CSS Buttons: Solved with Flexbox

Posted by Luke Boyle on the

There are two commonly accepted approaches to making buttons with CSS, but both of them are a little bit shit. What if I told you there was another way? (morpheus.wav)

Option 1: Padding for vertical centering (Blue Pill)

<style>
    .button-padding-approach {
        font-size: inherit;
        -webkit-appearance: none;
        border-radius: 0;
        border-style: solid;
        border-width: 0;
        cursor: pointer;
        font-weight: normal;
        line-height: normal;
        margin: 0;
        position: relative;
        text-align: center;
        text-decoration: none;
        display: inline-block;
        padding: 1rem 2rem 1.0625rem 2rem;
        font-size: 16px;
        background-color: #999;
        color: #000;
        max-width: 170px;
    }
</style>

<div>[A Button](#) [A Button that breaks to two lines](#)</div>

This approach works okay, and it's good for multi-line (buttons where the marketing team sanctioned too much copy) text. The problem with typography, is that glyphs can have descenders (as in y and j) which push the bottom of the bounds down. So if you want to properly vertically center your text you have to baby the padding so much that it becomes too much of a pain in the ass. The padding on the above buttons is padding: 1rem 2rem 1.0625rem 2rem;. 5 significant figures for bottom padding? I don't think so.

Option 2: Line Height for vertical centering (Red Pill)

<style>
    .button-lineheight-approach {
        -webkit-appearance: none;
        border-radius: 0;
        border-style: solid;
        border-width: 0;
        cursor: pointer;
        font-weight: normal;
        line-height: normal;
        margin: 0;
        position: relative;
        text-align: center;
        text-decoration: none;
        display: inline-block;
        font-size: 16px;
        background-color: #999;
        color: #000;
        max-width: 170px;
        height: 50px;
        line-height: 50px;
        padding: 0 2rem 0;
    }
</style>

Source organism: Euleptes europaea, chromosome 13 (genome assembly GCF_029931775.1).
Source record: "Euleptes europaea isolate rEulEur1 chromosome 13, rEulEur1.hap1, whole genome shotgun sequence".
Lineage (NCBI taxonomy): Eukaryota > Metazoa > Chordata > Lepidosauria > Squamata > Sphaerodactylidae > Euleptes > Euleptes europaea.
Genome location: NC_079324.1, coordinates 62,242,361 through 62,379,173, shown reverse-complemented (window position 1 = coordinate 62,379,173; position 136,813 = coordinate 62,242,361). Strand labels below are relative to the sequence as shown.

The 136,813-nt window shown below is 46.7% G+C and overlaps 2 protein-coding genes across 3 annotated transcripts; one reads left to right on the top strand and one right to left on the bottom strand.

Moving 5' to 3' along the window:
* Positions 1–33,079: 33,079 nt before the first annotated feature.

<div>[A Button](#) [A Button that breaks to two lines](#)</div>

This approach is a lot less hands on for the vertical alignment. You set height: 50px; and line-height: 50px; and voila, perfect vertical alignment. Until you need two lines and then it bleeds out of the button because you thought a CTA would never be more than 3 words long. At this point you're forced to either increase the button width, or reduce your font-size and neither are very designer friendly.

Option 3: Flexbox (dubbed by me as the green pill)

<style>
    .button-flexbox-approach {
        display: flex;
        justify-content: center;
        align-items: center;
        -webkit-appearance: none;
        border-radius: 0;
        border-style: solid;
        border-width: 0;
        cursor: pointer;
        font-weight: normal;
        line-height: normal;
        margin: 0;
        position: relative;
        text-align: center;
        text-decoration: none;
        padding: 1rem 2rem 1.0625rem 2rem;
        font-size: 16px;
        background-color: #34495e;
        color: #fff;
    }
    .button-flexbox-approach:hover {
        color: #fff;
    }
    .flex-button-container {
        display: inline-block;
    }
</style>

<div>
    <div class="flex-button-container">[A Button](#)</div>

    <div class="flex-button-container" style="max-width: 170px;">
        [A Button that breaks to two lines](#)
    </div>
</div>

The main caveat of this approach is that the button now needs a container. The container doesn't need anything fancy on it, just display: inline-block; to allow the content to naturally scale, and if you want to restrict how large the button can be, add max-width: x; Other than that, this approach is pretty bullet-proof from my testing and I like it a lot.